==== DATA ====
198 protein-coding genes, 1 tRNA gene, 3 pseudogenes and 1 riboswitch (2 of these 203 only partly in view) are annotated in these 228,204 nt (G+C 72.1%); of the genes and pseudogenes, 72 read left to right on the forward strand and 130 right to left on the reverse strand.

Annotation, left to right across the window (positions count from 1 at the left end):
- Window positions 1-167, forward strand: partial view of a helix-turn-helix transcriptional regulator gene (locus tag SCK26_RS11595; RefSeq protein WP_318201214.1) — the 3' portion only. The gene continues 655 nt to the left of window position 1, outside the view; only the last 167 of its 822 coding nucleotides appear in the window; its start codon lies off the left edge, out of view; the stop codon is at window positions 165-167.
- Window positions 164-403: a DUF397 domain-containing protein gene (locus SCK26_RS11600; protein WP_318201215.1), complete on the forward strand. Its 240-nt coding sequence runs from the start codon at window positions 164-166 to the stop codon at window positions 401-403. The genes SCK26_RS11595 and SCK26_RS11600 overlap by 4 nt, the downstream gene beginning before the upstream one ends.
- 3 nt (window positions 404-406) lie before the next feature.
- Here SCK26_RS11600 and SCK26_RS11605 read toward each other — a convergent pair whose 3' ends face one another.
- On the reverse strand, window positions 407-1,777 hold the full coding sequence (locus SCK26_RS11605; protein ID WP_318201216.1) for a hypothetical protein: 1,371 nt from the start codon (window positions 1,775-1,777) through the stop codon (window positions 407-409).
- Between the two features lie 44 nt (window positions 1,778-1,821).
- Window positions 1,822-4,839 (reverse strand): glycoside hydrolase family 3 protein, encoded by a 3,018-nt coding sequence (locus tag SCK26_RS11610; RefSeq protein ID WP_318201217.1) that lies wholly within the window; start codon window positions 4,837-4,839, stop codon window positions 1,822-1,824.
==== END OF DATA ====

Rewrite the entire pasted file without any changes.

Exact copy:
198 protein-coding genes, 1 tRNA gene, 3 pseudogenes and 1 riboswitch (2 of these 203 only partly in view) are annotated in these 228,204 nt (G+C 72.1%); of the genes and pseudogenes, 72 read left to right on the forward strand and 130 right to left on the reverse strand.

Annotation, left to right across the window (positions count from 1 at the left end):
- Window positions 1-167, forward strand: partial view of a helix-turn-helix transcriptional regulator gene (locus tag SCK26_RS11595; RefSeq protein WP_318201214.1) — the 3' portion only. The gene continues 655 nt to the left of window position 1, outside the view; only the last 167 of its 822 coding nucleotides appear in the window; its start codon lies off the left edge, out of view; the stop codon is at window positions 165-167.
- Window positions 164-403: a DUF397 domain-containing protein gene (locus SCK26_RS11600; protein WP_318201215.1), complete on the forward strand. Its 240-nt coding sequence runs from the start codon at window positions 164-166 to the stop codon at window positions 401-403. The genes SCK26_RS11595 and SCK26_RS11600 overlap by 4 nt, the downstream gene beginning before the upstream one ends.
- 3 nt (window positions 404-406) lie before the next feature.
- Here SCK26_RS11600 and SCK26_RS11605 read toward each other — a convergent pair whose 3' ends face one another.
- On the reverse strand, window positions 407-1,777 hold the full coding sequence (locus SCK26_RS11605; protein ID WP_318201216.1) for a hypothetical protein: 1,371 nt from the start codon (window positions 1,775-1,777) through the stop codon (window positions 407-409).
- Between the two features lie 44 nt (window positions 1,778-1,821).
- Window positions 1,822-4,839 (reverse strand): glycoside hydrolase family 3 protein, encoded by a 3,018-nt coding sequence (locus tag SCK26_RS11610; RefSeq protein ID WP_318201217.1) that lies wholly within the window; start codon window positions 4,837-4,839, stop codon window positions 1,822-1,824.